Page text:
Carroll to Caltech

by Kieran Healy on April 6, 2006

Sean Carroll is “moving to Caltech”: as a Senior Research Associate. Congratulations to him. I was out at Caltech a couple of years ago. I gave a talk on weak first order deconfinement transitions in (2+1)-dimensional SU(5) Yang-Mills theory. No of course I didn’t. I was in Pasadena because my significantly smarter other was at a conference, and I wandered over there. Looking to get oriented, I found a map of the campus. The buildings were numbered and there were two keys: an alphabetical index and a functional index. Obviously the engineers are in charge here, I thought.

Right-wing bias in my classroom.

by Harry on April 6, 2006

I teasingly announced in my class on political policy and education reform that next week I shall be defending NCLB; “Brighouse defends Bush” was what I promised them. I told my family the same at the dinner table, and confronted the following rebuke by my 9 year old: “But dad, you’re not supposed to use your teaching to persuade your students about politics. That’s bias”. This was, I thought, a bit rich from someone who slavishly adopts her teacher’s views, and criticizes me every time I use the word “Indian” for what she regards as “using stereotypes”. But I agree with her basic point. So why is it ok for me to defend NCLB in class?

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Darwin Fish

by Henry on April 6, 2006

“Teresa Nielsen Hayden”: in comments on _Making Light_

Won’t change their minds [creationists] . They’ll say it’s a fake.

So maybe that means they won’t have to deal with it; but they’re just begging to have their kids suffer a catastrophic loss of faith when they discover that it’s demonstrably not a fake. You can only go so far in inculcating denial. Beyond that, the person has to want to deny the evidence.

bq. Or that it was put there by God to test our Faith.

God Almighty is infinite truth and light, but the God we deal with here on earth is lying to us? Doesn’t that make them some unpleasant variety of Gnostic?

Also, could they please explain what other apparently solid data is eligible to be dismissed in that fashion? Yes? And how they can tell the difference? One step past that point in any direction, they’ll fall into _”some parts of creation are More Real than others”_ : a muddy, fetid philosophical swamp that breeds errors by the swarm.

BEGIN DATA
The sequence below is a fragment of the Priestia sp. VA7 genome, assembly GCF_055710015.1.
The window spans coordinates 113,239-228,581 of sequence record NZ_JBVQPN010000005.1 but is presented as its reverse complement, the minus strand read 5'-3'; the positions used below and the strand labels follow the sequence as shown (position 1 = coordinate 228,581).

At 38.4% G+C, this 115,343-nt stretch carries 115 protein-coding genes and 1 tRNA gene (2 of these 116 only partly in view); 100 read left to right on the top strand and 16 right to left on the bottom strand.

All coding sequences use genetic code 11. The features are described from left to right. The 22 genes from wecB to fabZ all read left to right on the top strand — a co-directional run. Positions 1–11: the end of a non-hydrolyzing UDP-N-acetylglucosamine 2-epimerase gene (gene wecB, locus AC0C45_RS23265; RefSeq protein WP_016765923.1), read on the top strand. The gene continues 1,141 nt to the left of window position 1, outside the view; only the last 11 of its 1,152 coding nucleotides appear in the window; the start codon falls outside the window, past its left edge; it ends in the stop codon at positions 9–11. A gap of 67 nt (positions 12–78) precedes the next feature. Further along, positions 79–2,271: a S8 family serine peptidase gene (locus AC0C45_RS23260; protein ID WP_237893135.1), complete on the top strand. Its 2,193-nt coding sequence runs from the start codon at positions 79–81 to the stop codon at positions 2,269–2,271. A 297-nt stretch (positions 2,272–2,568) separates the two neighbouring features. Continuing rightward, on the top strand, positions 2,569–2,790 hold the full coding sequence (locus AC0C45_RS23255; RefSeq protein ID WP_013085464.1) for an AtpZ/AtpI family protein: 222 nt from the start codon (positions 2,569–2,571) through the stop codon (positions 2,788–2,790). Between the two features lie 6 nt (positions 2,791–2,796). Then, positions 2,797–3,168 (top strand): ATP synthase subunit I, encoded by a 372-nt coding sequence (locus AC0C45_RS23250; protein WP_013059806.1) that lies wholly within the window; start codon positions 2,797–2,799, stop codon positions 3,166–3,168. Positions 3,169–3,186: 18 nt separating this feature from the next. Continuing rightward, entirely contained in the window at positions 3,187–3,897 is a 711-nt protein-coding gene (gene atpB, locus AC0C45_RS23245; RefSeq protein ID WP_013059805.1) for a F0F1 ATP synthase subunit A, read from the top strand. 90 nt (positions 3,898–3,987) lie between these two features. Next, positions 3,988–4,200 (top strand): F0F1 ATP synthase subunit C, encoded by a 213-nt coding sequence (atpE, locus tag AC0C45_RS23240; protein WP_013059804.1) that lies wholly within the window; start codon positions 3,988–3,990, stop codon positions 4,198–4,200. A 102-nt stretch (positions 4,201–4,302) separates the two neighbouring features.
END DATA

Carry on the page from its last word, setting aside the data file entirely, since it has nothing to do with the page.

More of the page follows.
_”What do we know, and how do we know that we know it?”_ : There’s a reason it’s a classic.

bq. Or worse, it was put there by the Foul Deceiver to undermine said Faith.

Ooooookay, so Satan is a creative force, and had a hand in the creation of the world? That can’t be anything but Manichaeanism: a recurrent Christian heresy, explicitly rejected as doctrine by all the major denominations.

There’s your real problem with Creationism: it’s incompatible with Christianity.

Update: as Teresa points out in comments, I should make it clear that she’s responding to an earlier comment by “Serge”:

Precocious 5 yr olds?

by Harry on April 6, 2006

I’ve been doing some research trying to find out the sizes of schools in different countries (I want to know the average size and the median size of schools — anyone know this for the US, UK, and a couple of other randomly chosen countries? Tell me below). Anyway, in the course of this I have found this document at the DFES site. Unless I am reading it wrong (which I must be, surely) it says that in 2004-5 there were sixty 5 year old children attending secondary schools in England and Wales, fifty 6 year olds, and 110 seven year olds (see table 2b on p. 9). “Secondary” includes schools “deemed middle” so the numbers of 8 year olds and above are less startling, but it is very odd, no? Can anyone explain this? Or am I going to be reduced to asking my dad?